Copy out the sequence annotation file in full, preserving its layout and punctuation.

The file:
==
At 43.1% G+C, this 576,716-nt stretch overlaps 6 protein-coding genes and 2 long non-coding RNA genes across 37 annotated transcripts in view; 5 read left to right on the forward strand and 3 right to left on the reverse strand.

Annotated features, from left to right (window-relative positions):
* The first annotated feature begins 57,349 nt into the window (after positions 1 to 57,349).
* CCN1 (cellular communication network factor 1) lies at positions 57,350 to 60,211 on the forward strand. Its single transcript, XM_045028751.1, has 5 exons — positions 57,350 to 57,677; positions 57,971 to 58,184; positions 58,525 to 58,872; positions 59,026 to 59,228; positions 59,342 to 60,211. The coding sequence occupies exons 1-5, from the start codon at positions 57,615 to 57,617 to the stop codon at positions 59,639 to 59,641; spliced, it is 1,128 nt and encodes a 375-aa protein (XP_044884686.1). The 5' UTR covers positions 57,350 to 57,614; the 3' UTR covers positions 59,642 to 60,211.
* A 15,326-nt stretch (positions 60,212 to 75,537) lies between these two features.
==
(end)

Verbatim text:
At 43.1% G+C, this 576,716-nt stretch overlaps 6 protein-coding genes and 2 long non-coding RNA genes across 37 annotated transcripts in view; 5 read left to right on the forward strand and 3 right to left on the reverse strand.

Annotated features, from left to right (window-relative positions):
* The first annotated feature begins 57,349 nt into the window (after positions 1 to 57,349).
* CCN1 (cellular communication network factor 1) lies at positions 57,350 to 60,211 on the forward strand. Its single transcript, XM_045028751.1, has 5 exons — positions 57,350 to 57,677; positions 57,971 to 58,184; positions 58,525 to 58,872; positions 59,026 to 59,228; positions 59,342 to 60,211. The coding sequence occupies exons 1-5, from the start codon at positions 57,615 to 57,617 to the stop codon at positions 59,639 to 59,641; spliced, it is 1,128 nt and encodes a 375-aa protein (XP_044884686.1). The 5' UTR covers positions 57,350 to 57,614; the 3' UTR covers positions 59,642 to 60,211.
* A 15,326-nt stretch (positions 60,212 to 75,537) lies between these two features.